Racism is visible in President Trump’s humiliation of India. Though the two leaders appear to be jingoist, they are contrasting. Trump is a white supremacist while Prime Minister Modi believes in Hindu superiority. It is too difficult for India aspiring to be a global power to digest such insults. The cost of shedding off its old allies like Russia and Iran and relegate its newfound engagements with China on whims of USA remains a very complicated strategic calculus. Trump’s pressure leaves no options for India. Therefore the US will keep engaging Pakistan like a Yo-Yo wrapped around its fingers.
President Trump’s decisions are his idiosyncrasies. Sometimes these create disorder akin to a wild bull in the china shop.
According to Bob Woodward who also authored the Watergate Scandal, “President Donald Trump’s White House is mired in a perpetual nervous breakdown with staff battling to rein in the worst impulses of an angry, paranoid leader”.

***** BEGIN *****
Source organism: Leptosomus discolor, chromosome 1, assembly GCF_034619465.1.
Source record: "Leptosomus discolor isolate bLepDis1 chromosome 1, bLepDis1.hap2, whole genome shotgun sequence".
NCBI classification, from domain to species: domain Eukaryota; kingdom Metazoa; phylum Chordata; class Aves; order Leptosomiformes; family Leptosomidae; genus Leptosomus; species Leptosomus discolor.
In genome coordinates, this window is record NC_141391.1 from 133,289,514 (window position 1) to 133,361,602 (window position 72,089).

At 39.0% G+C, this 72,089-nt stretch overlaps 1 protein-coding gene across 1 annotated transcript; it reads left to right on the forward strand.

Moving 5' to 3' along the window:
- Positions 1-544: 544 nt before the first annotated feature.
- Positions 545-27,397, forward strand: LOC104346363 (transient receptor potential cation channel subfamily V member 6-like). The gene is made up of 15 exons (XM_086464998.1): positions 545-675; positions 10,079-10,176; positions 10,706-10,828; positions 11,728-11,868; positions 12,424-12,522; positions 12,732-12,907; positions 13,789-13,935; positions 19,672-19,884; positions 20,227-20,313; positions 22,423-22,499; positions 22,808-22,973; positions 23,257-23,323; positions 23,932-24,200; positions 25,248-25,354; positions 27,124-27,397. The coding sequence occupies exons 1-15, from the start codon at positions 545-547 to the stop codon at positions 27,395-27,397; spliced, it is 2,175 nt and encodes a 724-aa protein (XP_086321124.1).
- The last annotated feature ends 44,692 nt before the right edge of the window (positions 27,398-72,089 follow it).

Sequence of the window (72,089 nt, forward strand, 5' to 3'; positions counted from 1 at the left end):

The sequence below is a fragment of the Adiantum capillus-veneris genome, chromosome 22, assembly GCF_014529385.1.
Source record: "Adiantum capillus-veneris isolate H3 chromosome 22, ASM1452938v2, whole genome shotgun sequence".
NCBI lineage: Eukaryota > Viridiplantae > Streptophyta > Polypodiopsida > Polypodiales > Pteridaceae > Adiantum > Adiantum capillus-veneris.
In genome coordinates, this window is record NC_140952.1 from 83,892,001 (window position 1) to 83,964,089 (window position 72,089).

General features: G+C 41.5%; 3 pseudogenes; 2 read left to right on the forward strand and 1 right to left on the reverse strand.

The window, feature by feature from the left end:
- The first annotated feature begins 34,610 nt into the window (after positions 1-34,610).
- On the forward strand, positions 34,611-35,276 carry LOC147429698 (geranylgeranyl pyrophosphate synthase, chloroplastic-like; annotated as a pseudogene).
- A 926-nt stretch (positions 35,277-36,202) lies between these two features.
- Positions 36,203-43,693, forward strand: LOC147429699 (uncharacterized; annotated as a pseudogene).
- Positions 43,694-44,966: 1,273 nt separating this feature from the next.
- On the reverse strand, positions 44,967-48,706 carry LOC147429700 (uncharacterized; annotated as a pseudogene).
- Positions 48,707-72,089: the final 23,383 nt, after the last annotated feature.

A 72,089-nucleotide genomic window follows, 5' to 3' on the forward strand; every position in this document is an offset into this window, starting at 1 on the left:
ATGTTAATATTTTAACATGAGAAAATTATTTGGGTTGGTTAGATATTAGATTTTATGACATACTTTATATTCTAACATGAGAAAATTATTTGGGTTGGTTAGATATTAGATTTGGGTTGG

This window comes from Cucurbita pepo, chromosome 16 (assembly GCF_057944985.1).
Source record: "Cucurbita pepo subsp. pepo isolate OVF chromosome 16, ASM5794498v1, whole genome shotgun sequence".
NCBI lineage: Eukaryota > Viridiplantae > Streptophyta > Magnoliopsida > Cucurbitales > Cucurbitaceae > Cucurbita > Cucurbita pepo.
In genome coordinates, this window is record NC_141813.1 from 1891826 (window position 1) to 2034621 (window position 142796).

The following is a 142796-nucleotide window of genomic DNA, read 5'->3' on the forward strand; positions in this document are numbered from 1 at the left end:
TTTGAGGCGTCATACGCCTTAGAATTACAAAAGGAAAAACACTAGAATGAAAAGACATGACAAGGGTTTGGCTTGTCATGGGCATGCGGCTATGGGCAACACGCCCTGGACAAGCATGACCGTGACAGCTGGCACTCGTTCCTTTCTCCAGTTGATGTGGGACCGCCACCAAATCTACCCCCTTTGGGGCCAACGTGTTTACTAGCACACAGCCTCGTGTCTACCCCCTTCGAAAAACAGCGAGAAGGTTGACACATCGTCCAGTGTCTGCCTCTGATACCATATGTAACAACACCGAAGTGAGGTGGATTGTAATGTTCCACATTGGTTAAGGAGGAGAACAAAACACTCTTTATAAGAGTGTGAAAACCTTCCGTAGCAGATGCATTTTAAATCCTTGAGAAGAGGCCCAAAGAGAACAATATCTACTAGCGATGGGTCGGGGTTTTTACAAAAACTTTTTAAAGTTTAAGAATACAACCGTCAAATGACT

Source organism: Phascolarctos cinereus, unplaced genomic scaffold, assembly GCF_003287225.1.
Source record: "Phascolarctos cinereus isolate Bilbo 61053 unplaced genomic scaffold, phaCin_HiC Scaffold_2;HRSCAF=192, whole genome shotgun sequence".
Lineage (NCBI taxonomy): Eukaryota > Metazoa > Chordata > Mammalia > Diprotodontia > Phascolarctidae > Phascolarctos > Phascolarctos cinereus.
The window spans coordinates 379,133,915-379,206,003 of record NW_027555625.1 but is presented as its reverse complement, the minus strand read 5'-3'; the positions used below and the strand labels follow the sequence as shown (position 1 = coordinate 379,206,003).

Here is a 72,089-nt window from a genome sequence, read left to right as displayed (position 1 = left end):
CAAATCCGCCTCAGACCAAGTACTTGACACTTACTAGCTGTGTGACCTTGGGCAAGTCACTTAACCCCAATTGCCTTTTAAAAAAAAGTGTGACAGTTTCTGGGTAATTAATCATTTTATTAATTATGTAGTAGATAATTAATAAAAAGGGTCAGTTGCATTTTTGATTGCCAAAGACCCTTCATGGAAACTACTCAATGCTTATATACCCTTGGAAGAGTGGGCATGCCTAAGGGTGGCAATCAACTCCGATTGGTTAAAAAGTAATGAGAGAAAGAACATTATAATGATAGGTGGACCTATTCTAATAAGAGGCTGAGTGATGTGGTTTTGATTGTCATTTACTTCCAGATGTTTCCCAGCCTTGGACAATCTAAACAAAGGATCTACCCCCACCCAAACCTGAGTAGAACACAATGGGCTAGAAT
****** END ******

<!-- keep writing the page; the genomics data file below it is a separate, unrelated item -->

Publication of an Anonymous Op-Ed ‘I Am Part of the Resistance inside the Trump Administration’ by New York Times on 5 September 2018 gives credence to Bob Woodward’s disclosures. The newspaper justified the Op-Ed by asserting, “We have done so at the request of the author, a senior official in the Trump administration whose identity is known to us and whose job would be jeopardised by its disclosure. We believe publishing this essay anonymously is the only way to deliver an important perspective to our readers”. This explains why most western leaders shy away or are uncomfortable meeting President Donald Trump. He ruined EU backed reconciliation with Iran followed by threats of sanctions.
The unfolding game is very predictable. Pakistan has done well to maintain its distance and allowed the tirades to coagulate like Tweet Diplomacy, hard talk against Pakistan, sanctions on Pakistani companies, IMF threats and refusal to pay for already spent Coalition Support Funds. It is also Americans ‘looking the other way’ that India perpetuates terrorism inside Pakistan and uses Afghanistan as a sanctuary for terrorists. The USA is leveraging multi-directional pressure from India to intimidate Pakistan.